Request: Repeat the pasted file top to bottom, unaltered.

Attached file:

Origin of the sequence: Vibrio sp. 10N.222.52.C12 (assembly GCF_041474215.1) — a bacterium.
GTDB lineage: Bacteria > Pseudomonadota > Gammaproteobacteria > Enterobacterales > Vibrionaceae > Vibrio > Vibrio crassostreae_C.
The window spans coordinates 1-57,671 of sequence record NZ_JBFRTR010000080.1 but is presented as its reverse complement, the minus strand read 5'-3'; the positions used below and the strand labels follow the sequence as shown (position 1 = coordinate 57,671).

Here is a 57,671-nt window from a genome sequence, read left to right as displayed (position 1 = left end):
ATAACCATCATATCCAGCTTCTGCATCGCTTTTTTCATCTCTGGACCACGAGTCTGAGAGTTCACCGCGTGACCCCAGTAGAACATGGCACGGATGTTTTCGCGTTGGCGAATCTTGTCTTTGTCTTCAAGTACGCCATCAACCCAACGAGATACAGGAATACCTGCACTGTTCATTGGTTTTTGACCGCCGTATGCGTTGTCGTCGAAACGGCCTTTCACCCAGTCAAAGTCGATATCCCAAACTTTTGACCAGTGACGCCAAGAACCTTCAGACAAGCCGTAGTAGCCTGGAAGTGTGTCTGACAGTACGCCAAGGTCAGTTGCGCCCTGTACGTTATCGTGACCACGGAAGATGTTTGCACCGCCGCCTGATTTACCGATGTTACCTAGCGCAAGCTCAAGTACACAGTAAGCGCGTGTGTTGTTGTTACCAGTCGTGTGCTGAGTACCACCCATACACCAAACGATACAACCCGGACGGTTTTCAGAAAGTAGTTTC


Origin of the sequence: Vibrio sp. 10N.222.52.C12 (assembly GCF_041474215.1) — a bacterium.
GTDB lineage: Bacteria > Pseudomonadota > Gammaproteobacteria > Enterobacterales > Vibrionaceae > Vibrio > Vibrio crassostreae_C.
The window spans coordinates 1-57,671 of sequence record NZ_JBFRTR010000080.1 but is presented as its reverse complement, the minus strand read 5'-3'; the positions used below and the strand labels follow the sequence as shown (position 1 = coordinate 57,671).

Here is a 57,671-nt window from a genome sequence, read left to right as displayed (position 1 = left end):
ATAACCATCATATCCAGCTTCTGCATCGCTTTTTTCATCTCTGGACCACGAGTCTGAGAGTTCACCGCGTGACCCCAGTAGAACATGGCACGGATGTTTTCGCGTTGGCGAATCTTGTCTTTGTCTTCAAGTACGCCATCAACCCAACGAGATACAGGAATACCTGCACTGTTCATTGGTTTTTGACCGCCGTATGCGTTGTCGTCGAAACGGCCTTTCACCCAGTCAAAGTCGATATCCCAAACTTTTGACCAGTGACGCCAAGAACCTTCAGACAAGCCGTAGTAGCCTGGAAGTGTGTCTGACAGTACGCCAAGGTCAGTTGCGCCCTGTACGTTATCGTGACCACGGAAGATGTTTGCACCGCCGCCTGATTTACCGATGTTACCTAGCGCAAGCTCAAGTACACAGTAAGCGCGTGTGTTGTTGTTACCAGTCGTGTGCTGAGTACCACCCATACACCAAACGATACAACCCGGACGGTTTTCAGAAAGTAGTTTC